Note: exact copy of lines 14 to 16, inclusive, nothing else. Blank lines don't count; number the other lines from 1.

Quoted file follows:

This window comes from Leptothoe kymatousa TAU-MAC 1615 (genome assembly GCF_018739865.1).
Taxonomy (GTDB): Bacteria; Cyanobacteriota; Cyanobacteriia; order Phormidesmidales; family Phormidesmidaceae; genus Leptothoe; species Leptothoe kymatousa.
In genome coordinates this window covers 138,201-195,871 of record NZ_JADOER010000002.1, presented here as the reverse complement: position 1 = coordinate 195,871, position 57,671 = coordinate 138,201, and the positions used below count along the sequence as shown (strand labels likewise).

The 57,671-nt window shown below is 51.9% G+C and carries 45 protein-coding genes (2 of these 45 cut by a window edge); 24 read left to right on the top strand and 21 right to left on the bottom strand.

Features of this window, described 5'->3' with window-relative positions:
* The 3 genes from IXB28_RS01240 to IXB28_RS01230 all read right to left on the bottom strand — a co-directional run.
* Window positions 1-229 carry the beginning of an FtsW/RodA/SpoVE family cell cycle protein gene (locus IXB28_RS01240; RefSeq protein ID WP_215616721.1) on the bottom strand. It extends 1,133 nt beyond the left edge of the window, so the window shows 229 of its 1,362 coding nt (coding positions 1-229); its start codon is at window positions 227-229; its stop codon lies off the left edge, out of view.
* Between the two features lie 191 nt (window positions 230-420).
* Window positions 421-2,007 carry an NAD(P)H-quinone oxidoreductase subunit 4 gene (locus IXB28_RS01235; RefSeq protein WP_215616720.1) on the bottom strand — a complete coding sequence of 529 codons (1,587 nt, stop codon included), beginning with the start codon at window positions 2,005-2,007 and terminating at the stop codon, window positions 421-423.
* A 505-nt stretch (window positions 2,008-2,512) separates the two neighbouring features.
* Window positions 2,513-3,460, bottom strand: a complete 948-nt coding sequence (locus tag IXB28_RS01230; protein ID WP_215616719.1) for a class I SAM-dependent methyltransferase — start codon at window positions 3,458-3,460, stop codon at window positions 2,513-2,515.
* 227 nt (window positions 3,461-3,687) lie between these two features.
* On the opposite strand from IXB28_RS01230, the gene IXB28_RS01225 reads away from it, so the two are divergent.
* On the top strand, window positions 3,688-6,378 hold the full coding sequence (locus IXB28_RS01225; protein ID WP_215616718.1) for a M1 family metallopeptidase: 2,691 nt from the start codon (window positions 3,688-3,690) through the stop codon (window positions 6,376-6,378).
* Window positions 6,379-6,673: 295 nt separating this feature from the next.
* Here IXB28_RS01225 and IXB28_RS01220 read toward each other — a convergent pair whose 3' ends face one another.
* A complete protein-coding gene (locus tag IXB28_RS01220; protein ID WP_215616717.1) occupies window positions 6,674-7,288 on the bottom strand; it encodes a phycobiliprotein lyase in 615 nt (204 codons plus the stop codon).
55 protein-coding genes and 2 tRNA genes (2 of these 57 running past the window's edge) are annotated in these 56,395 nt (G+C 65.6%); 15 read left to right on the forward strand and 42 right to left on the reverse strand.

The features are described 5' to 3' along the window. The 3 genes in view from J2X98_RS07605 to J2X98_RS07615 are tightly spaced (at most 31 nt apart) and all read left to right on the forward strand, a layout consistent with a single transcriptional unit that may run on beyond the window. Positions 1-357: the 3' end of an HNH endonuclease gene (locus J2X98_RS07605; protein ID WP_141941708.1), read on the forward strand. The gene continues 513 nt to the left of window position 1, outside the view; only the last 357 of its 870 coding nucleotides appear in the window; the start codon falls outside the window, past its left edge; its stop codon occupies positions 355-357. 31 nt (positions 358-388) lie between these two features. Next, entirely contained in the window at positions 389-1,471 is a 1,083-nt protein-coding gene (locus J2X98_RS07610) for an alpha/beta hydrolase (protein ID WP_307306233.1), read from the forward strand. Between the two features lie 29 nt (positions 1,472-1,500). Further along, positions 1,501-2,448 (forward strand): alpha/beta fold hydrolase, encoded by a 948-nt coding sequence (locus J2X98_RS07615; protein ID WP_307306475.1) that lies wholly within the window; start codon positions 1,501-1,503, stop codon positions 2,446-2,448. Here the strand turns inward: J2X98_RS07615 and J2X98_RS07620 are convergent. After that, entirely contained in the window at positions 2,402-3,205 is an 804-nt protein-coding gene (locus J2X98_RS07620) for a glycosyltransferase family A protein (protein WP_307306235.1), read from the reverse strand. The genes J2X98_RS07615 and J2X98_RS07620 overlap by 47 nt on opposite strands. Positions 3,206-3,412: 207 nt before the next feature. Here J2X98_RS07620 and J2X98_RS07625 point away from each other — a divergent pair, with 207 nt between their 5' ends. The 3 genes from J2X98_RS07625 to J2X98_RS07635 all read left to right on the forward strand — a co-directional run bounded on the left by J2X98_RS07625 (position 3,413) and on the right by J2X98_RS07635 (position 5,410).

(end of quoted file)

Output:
* On the top strand, window positions 3,688-6,378 hold the full coding sequence (locus IXB28_RS01225; protein ID WP_215616718.1) for a M1 family metallopeptidase: 2,691 nt from the start codon (window positions 3,688-3,690) through the stop codon (window positions 6,376-6,378).
* Window positions 6,379-6,673: 295 nt separating this feature from the next.
* Here IXB28_RS01225 and IXB28_RS01220 read toward each other — a convergent pair whose 3' ends face one another.